Doctor Who – Series 11 Rewatch and Review

“All we can strive to be… is good men.”

Series 11 is a controversial series of the show. It was the first (proper) appearance of Jodie Whittaker as the 13th Doctor, her trio of companions, and Chris Chibnall as showrunner. Like Steven Moffat before him, Chibs had some pedigree. Sure, he was behind some forgettable episodes of Doctor Who, but he’d written some absolutely fantastic episodes of its sister show Torchwood. And he was just coming off the success of his smash hit Broadchurch. So expectations were high. Then they announced the new Doctor…

Firstly, I love Jodie Whittaker in the role. I think she’s so great. She brings a really energetic, almost childlike wonder to much of the show (a stark contrast to previous incarnation Capaldi). But she can do serious too, she just doesn’t do it quite as often. She’s all about love, all about her little family. It’s a nice change of pace. But there were certainly some detractors. Now, I’m certainly not saying that everyone who dislikes Jodie is a raging misogynist. In fact, the vast majority have legitimate grievances with this era of the show and/or her performance. But her casting did bring out the worst in the fandom, including that very vocal minority who couldn’t cope seeing a woman in the TARDIS. These guys basically stopped watching by series 12, but they pop up when any discourse begins on the Whittaker era. And that usually leads to accusations of “wokeism” – a ridiculous criticism.

Firstly accusing something (or someone) of being woke is insane in itself. It’s not an insult, and no matter how much right-wing pundits try, it never will be. It’s something you should be proud of. And secondly, it’s something the show has always been proud of too. Now, the terminology and buzzwords have changed but the show’s always been the most progressive thing on TV. Last series we saw the 12th Doctor ridiculing gender norms and criticising capitalism. It’s one of the reasons so many people who might ordinarily be on the outside love the show. It’s made for us. So anyone who is going to whinge about progressive ideas and messages of social justice were already on the way out. I guess what I’m saying is that despite the fancy changes, the show is the same as it’s always been. And, for the most part it’s just as good.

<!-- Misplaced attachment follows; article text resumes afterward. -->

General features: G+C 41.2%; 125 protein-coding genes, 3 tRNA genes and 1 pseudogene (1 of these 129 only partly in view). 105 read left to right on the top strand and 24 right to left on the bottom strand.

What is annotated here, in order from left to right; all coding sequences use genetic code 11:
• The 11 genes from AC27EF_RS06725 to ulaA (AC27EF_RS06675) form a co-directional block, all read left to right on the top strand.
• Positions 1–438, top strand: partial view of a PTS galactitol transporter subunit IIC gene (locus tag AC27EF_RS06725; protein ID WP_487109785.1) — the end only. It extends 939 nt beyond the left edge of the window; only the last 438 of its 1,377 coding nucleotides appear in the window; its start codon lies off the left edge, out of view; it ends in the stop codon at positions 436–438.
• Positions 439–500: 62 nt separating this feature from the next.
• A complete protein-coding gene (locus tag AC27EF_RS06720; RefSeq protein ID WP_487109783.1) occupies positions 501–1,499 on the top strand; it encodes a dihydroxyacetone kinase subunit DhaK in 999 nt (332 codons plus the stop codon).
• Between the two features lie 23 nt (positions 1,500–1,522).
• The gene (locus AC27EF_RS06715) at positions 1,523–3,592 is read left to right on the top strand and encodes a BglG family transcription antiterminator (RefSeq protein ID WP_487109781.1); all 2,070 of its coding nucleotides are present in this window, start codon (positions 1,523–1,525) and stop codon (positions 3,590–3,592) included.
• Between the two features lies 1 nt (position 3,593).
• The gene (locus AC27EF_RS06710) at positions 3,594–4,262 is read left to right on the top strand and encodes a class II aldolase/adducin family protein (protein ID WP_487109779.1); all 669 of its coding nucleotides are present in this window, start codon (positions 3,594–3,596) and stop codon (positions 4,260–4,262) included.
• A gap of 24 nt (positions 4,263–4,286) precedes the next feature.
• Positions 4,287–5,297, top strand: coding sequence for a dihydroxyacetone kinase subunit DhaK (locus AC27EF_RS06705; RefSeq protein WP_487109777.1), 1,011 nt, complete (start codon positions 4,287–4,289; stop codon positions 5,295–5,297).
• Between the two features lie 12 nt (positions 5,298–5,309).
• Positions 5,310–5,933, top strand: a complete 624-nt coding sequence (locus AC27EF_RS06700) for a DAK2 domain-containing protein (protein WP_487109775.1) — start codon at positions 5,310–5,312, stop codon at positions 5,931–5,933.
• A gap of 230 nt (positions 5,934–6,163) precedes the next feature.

Now, I really enjoyed this series – way more than I did on my first rewatch. But there are some misfires and pretty glaring issues. There are too many companions, first of all. Three is too many and a lot of the time there isn’t always something for them to do, and they’re often fighting for backstory and development. That doesn’t mean they’re not interesting, however. Yaz (Mandip Gill) is the most traditional companion, and is probably the most capable. Ryan (Toisin Cole) and Graham (Bradley Walsh) sort of come as a package deal, with their grandson/grandad dynamic – and that stuff is actually really touching and well handled. But on top of countless guest stars (some amazing, some underutilised) many episodes feel overstuffed.

Another glaring issue is the Doctor’s characterisation. The Doctor’s morals have never been super concrete, with all incarnations being willing to commit an evil act for the greater good. But with 13, it feels like they were too afraid to commit to this darker side of the character, leading to some inconsistencies. One moment, she’ll berate the fam for using weapons, or talk about how evil something is. In the next, she’s doing the same thing herself (such as using the DNA bombs on Tim Shaw). By themselves, these moments are okay. But across a series, the cracks start to show. Some of it is just plain mind boggling. She wants to humanely kill some giant spiders – so how is a bullet to the head more evil than starving them of oxygen? These moral questions could be interesting, but they’re rarely dwelt on. It doesn’t spoil the series, but it’s disappointing coming from Chibnall. He wrote one of my all time morally questionable Doctor moments, when he let evil slaver Solomon die in “Dinosaurs on a Spaceship”. And he also wrote the Torchwood episodes “Countrycide” and “Adrift”, which are both absolutely phenomenal and deal with some really dark subject matter. So it’s a little disappointing he couldn’t make the Doctor’s moral compass a little less random.